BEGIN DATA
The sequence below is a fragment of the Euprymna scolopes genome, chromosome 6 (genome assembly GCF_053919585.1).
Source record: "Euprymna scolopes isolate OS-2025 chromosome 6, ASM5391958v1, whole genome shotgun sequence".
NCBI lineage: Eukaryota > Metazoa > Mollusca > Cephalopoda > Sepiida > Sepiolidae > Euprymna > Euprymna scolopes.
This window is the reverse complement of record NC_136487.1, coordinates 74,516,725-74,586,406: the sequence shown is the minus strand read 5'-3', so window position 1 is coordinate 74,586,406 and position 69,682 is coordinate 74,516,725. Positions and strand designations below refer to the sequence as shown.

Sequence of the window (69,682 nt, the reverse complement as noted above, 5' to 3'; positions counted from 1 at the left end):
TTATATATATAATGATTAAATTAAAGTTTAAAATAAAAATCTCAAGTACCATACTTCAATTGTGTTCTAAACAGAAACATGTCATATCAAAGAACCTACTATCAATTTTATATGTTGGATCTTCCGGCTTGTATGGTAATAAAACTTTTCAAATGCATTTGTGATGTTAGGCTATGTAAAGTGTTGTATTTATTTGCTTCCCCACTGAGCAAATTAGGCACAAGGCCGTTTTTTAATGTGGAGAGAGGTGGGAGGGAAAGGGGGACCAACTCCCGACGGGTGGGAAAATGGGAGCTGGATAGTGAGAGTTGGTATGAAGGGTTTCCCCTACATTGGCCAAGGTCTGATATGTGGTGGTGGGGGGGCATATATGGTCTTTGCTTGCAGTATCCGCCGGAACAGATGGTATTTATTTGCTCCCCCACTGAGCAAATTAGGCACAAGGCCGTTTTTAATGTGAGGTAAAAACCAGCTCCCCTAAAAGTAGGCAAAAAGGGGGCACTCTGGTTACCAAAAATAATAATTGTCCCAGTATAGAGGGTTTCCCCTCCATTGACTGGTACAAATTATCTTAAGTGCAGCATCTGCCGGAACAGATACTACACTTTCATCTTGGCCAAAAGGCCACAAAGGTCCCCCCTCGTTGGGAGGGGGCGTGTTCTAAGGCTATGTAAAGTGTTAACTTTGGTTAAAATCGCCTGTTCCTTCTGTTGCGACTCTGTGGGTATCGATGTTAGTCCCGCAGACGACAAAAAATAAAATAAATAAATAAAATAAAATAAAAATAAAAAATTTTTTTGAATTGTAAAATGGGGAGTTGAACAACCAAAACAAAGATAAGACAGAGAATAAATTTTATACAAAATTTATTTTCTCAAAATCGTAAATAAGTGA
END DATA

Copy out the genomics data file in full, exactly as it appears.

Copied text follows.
The sequence below is a fragment of the Euprymna scolopes genome, chromosome 6 (genome assembly GCF_053919585.1).
Source record: "Euprymna scolopes isolate OS-2025 chromosome 6, ASM5391958v1, whole genome shotgun sequence".
NCBI lineage: Eukaryota > Metazoa > Mollusca > Cephalopoda > Sepiida > Sepiolidae > Euprymna > Euprymna scolopes.
This window is the reverse complement of record NC_136487.1, coordinates 74,516,725-74,586,406: the sequence shown is the minus strand read 5'-3', so window position 1 is coordinate 74,586,406 and position 69,682 is coordinate 74,516,725. Positions and strand designations below refer to the sequence as shown.

Sequence of the window (69,682 nt, the reverse complement as noted above, 5' to 3'; positions counted from 1 at the left end):
TTATATATATAATGATTAAATTAAAGTTTAAAATAAAAATCTCAAGTACCATACTTCAATTGTGTTCTAAACAGAAACATGTCATATCAAAGAACCTACTATCAATTTTATATGTTGGATCTTCCGGCTTGTATGGTAATAAAACTTTTCAAATGCATTTGTGATGTTAGGCTATGTAAAGTGTTGTATTTATTTGCTTCCCCACTGAGCAAATTAGGCACAAGGCCGTTTTTTAATGTGGAGAGAGGTGGGAGGGAAAGGGGGACCAACTCCCGACGGGTGGGAAAATGGGAGCTGGATAGTGAGAGTTGGTATGAAGGGTTTCCCCTACATTGGCCAAGGTCTGATATGTGGTGGTGGGGGGGCATATATGGTCTTTGCTTGCAGTATCCGCCGGAACAGATGGTATTTATTTGCTCCCCCACTGAGCAAATTAGGCACAAGGCCGTTTTTAATGTGAGGTAAAAACCAGCTCCCCTAAAAGTAGGCAAAAAGGGGGCACTCTGGTTACCAAAAATAATAATTGTCCCAGTATAGAGGGTTTCCCCTCCATTGACTGGTACAAATTATCTTAAGTGCAGCATCTGCCGGAACAGATACTACACTTTCATCTTGGCCAAAAGGCCACAAAGGTCCCCCCTCGTTGGGAGGGGGCGTGTTCTAAGGCTATGTAAAGTGTTAACTTTGGTTAAAATCGCCTGTTCCTTCTGTTGCGACTCTGTGGGTATCGATGTTAGTCCCGCAGACGACAAAAAATAAAATAAATAAATAAAATAAAATAAAAATAAAAAATTTTTTTGAATTGTAAAATGGGGAGTTGAACAACCAAAACAAAGATAAGACAGAGAATAAATTTTATACAAAATTTATTTTCTCAAAATCGTAAATAAGTGA